In a divorce, there are typically several areas of disagreement such as custody, visitation and property division. The two parties must work through these disagreements in negotiation with their lawyers, in mediation or before a judge. Once all disputes have been settled, a marital settlement agreement is drafted. It is important to remember that a marital settlement agreement is a contract with enforceable provisions. Agreements regarding child custody, child support, visitation, property division and spousal maintenance must be followed after the conclusion of the divorce proceeding. For approximately 15 years, Mr. Stein authored the “Marital Settlement Agreements” chapter in the Family Law Handbook used by most Illinois lawyers. He has received many awards for his significant contribution to the education of the Illinois Bar from the Illinois Institute for Continuing Legal Education. It is highly recommended for spouses in a divorce proceeding to discuss an amicable resolution and settlement of all claims. A marital settlement agreement (also known as a “property settlement agreement”) is a written agreement that provides the parties with an efficient means to resolving the issues of a divorce proceeding. Marital settlement agreements are considered to be final and binding upon the spouses and should be thoroughly discussed, negotiated and reviewed by the parties. Marital settlement agreements can also save the parties a significant amount of time and money since court proceedings are removed from the process. Any marital settlement agreement should be drafted by a skilled and experienced family law attorney and filed with the court as part of the divorce proceeding. Oftentimes, the parties may not agree to one or more issues and court proceedings are necessary.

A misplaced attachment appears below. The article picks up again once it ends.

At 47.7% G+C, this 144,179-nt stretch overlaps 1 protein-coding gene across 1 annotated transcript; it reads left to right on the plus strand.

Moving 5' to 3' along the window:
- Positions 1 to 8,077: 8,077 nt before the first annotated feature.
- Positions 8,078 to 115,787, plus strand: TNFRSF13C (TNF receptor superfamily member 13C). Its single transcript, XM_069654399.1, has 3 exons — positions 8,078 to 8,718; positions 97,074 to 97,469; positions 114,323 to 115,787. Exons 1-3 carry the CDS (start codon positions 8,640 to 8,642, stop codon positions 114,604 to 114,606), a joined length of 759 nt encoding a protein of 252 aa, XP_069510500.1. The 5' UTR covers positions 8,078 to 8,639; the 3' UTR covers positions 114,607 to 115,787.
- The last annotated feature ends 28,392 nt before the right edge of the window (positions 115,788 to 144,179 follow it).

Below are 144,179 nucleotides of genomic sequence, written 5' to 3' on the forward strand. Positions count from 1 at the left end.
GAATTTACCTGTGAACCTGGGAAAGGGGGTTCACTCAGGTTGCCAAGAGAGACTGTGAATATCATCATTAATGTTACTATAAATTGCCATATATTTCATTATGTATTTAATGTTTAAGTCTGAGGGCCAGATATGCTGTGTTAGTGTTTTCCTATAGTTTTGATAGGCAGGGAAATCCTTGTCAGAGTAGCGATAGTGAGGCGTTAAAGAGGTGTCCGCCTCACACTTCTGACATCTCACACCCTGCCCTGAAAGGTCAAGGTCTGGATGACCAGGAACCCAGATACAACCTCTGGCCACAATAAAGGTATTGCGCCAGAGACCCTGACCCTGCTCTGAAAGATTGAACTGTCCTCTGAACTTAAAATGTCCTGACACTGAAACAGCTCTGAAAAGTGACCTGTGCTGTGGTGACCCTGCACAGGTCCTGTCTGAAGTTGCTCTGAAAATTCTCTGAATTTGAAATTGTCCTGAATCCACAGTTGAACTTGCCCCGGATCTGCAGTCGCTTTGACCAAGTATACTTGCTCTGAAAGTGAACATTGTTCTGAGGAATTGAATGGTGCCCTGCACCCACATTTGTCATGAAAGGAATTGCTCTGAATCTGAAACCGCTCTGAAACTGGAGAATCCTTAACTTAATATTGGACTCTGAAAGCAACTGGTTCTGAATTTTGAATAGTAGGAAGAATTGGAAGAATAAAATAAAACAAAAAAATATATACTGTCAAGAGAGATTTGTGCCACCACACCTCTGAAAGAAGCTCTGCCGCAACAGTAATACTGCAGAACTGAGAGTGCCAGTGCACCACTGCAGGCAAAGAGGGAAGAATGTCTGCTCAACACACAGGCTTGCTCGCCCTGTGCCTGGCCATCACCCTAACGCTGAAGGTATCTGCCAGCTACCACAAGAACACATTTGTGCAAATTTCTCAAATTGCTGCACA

Alimony is now called Spousal Maintenance and is financial support paid by one spouse to the other during and/or after a divorce. The courts examine a wide range of factors in the determination of spousal support amounts and durations. An experienced family law attorney can answer your questions in greater detail.
At the Northbrook Law Offices of Edward I. Stein, we have helped countless couples as they struggle through the divorce process. We are skilled mediators as well as accomplished trial lawyers, and our clients appreciate our knowledge of the law.
When either spouse seeks spousal maintenance, the court evaluates a number of factors, including:
• Income and property of each party
• Needs of each party
• Present and future earning capacity of each party
• Any impairment of the present and future earning capacity of the party seeking maintenance
• Time necessary to enable the party seeking maintenance to acquire appropriate education, training and employment
• Standard of living established during the marriage
• Duration of the marriage
• Age and physical and emotional condition of both parties
In Illinois, spousal maintenance can be either temporary or permanent. After the divorce judgment, and if the judgment so provides, spousal support can be modified based on the changing needs of either the payer or the payee. Don’t hesitate to schedule a consultation with at our office to learn more about the specifics of divorce and spousal maintenance.